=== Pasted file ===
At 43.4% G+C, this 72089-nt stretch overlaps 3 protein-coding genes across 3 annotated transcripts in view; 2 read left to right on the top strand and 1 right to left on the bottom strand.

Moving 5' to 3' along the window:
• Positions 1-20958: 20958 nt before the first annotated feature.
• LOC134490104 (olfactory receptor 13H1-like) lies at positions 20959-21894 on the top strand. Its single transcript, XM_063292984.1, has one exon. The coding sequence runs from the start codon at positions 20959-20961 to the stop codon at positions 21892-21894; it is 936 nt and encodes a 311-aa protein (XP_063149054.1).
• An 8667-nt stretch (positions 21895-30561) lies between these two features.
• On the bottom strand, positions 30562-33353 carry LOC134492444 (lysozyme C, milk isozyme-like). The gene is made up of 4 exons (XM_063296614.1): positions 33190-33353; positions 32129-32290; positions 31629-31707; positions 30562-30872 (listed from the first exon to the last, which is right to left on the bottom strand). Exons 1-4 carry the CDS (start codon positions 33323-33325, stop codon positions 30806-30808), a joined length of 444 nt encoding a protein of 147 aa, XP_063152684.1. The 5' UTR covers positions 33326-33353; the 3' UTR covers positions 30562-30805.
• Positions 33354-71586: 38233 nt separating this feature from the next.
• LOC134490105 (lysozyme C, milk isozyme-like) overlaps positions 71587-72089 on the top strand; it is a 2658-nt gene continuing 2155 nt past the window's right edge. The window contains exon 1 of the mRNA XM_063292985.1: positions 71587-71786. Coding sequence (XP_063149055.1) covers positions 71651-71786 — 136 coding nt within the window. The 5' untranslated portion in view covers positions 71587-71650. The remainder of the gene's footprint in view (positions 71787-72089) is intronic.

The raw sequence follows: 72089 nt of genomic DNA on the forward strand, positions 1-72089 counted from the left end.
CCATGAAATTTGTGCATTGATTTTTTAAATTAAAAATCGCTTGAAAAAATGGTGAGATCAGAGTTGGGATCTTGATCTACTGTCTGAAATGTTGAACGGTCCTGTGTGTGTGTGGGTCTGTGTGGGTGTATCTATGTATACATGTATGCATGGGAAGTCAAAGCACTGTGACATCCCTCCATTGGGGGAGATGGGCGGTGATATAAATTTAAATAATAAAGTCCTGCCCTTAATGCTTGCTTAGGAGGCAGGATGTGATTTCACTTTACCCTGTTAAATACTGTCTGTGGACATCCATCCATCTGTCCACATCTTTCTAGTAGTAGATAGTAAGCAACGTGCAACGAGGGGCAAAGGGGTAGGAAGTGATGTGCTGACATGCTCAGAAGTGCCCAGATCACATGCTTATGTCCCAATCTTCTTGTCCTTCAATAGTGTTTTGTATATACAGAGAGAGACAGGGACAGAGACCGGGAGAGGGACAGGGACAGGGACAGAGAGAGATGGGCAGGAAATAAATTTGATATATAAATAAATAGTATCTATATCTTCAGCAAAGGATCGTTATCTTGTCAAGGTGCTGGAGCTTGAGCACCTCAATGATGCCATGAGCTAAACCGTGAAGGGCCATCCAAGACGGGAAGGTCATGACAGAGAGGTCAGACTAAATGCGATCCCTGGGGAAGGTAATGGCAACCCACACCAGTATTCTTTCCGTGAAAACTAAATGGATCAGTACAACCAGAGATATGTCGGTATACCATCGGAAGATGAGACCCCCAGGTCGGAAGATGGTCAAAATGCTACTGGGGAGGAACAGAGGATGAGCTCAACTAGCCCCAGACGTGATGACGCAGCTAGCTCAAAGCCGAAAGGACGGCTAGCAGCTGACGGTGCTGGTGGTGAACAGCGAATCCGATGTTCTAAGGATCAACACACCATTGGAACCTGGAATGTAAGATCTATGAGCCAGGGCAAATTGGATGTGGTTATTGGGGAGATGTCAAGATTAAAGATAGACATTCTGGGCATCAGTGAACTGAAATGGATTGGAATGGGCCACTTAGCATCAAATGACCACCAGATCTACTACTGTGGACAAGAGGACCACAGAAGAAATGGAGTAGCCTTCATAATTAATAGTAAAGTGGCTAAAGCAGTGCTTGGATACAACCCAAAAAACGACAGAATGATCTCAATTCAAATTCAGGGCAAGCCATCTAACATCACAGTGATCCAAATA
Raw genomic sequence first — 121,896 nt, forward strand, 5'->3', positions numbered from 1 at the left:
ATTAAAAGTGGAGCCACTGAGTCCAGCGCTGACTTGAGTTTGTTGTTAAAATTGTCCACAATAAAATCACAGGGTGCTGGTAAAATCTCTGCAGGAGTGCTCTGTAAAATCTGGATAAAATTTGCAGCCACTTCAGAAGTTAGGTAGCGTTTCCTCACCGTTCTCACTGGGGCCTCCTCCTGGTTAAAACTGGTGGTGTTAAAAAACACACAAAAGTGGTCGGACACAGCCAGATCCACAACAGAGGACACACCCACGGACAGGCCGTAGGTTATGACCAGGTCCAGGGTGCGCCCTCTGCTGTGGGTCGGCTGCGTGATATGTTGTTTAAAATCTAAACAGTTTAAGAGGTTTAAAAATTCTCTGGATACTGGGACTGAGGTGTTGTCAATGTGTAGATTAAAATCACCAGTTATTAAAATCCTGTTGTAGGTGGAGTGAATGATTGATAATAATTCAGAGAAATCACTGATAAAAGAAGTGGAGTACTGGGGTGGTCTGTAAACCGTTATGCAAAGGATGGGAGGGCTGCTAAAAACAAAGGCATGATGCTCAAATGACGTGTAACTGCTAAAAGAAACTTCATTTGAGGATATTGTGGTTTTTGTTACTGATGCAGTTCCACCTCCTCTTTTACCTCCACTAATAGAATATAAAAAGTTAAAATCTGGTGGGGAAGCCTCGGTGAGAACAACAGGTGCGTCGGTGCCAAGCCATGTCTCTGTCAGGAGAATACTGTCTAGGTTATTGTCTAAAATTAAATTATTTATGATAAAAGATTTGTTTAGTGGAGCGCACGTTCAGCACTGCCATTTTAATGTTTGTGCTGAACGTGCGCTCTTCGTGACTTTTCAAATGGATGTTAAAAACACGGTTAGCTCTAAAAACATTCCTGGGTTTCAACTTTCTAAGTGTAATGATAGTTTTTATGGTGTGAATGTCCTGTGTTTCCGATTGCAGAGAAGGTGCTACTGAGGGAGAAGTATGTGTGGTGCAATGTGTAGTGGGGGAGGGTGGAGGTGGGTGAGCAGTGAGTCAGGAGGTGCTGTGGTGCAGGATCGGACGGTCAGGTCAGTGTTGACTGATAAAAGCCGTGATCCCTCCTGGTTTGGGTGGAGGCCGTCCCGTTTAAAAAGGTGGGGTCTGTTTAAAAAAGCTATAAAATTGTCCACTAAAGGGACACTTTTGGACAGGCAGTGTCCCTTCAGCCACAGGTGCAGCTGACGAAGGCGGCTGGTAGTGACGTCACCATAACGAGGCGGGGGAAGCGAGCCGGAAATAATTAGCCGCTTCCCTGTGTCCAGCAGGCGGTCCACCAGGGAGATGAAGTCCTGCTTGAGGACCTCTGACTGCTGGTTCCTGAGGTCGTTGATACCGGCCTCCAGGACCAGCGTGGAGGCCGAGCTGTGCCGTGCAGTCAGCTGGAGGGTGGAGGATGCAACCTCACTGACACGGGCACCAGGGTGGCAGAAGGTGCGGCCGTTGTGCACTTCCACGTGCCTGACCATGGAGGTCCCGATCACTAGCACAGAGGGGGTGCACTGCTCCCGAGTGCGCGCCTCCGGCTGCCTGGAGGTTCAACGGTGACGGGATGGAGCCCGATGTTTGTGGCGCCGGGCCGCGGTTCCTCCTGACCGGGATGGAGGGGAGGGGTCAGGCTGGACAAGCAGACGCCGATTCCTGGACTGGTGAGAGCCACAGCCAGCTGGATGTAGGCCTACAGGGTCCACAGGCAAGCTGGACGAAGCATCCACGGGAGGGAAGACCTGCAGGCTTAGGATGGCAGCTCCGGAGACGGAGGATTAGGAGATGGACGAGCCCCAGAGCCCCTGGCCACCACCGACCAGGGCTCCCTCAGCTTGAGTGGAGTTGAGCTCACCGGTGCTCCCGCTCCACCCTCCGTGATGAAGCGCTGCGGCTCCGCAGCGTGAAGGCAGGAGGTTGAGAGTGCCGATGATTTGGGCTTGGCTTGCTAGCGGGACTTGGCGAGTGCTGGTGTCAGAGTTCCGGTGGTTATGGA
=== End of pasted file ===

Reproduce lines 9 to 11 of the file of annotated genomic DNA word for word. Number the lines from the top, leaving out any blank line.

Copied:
The raw sequence follows: 72089 nt of genomic DNA on the forward strand, positions 1-72089 counted from the left end.
CCATGAAATTTGTGCATTGATTTTTTAAATTAAAAATCGCTTGAAAAAATGGTGAGATCAGAGTTGGGATCTTGATCTACTGTCTGAAATGTTGAACGGTCCTGTGTGTGTGTGGGTCTGTGTGGGTGTATCTATGTATACATGTATGCATGGGAAGTCAAAGCACTGTGACATCCCTCCATTGGGGGAGATGGGCGGTGATATAAATTTAAATAATAAAGTCCTGCCCTTAATGCTTGCTTAGGAGGCAGGATGTGATTTCACTTTACCCTGTTAAATACTGTCTGTGGACATCCATCCATCTGTCCACATCTTTCTAGTAGTAGATAGTAAGCAACGTGCAACGAGGGGCAAAGGGGTAGGAAGTGATGTGCTGACATGCTCAGAAGTGCCCAGATCACATGCTTATGTCCCAATCTTCTTGTCCTTCAATAGTGTTTTGTATATACAGAGAGAGACAGGGACAGAGACCGGGAGAGGGACAGGGACAGGGACAGAGAGAGATGGGCAGGAAATAAATTTGATATATAAATAAATAGTATCTATATCTTCAGCAAAGGATCGTTATCTTGTCAAGGTGCTGGAGCTTGAGCACCTCAATGATGCCATGAGCTAAACCGTGAAGGGCCATCCAAGACGGGAAGGTCATGACAGAGAGGTCAGACTAAATGCGATCCCTGGGGAAGGTAATGGCAACCCACACCAGTATTCTTTCCGTGAAAACTAAATGGATCAGTACAACCAGAGATATGTCGGTATACCATCGGAAGATGAGACCCCCAGGTCGGAAGATGGTCAAAATGCTACTGGGGAGGAACAGAGGATGAGCTCAACTAGCCCCAGACGTGATGACGCAGCTAGCTCAAAGCCGAAAGGACGGCTAGCAGCTGACGGTGCTGGTGGTGAACAGCGAATCCGATGTTCTAAGGATCAACACACCATTGGAACCTGGAATGTAAGATCTATGAGCCAGGGCAAATTGGATGTGGTTATTGGGGAGATGTCAAGATTAAAGATAGACATTCTGGGCATCAGTGAACTGAAATGGATTGGAATGGGCCACTTAGCATCAAATGACCACCAGATCTACTACTGTGGACAAGAGGACCACAGAAGAAATGGAGTAGCCTTCATAATTAATAGTAAAGTGGCTAAAGCAGTGCTTGGATACAACCCAAAAAACGACAGAATGATCTCAATTCAAATTCAGGGCAAGCCATCTAACATCACAGTGATCCAAATA
Raw genomic sequence first — 121,896 nt, forward strand, 5'->3', positions numbered from 1 at the left: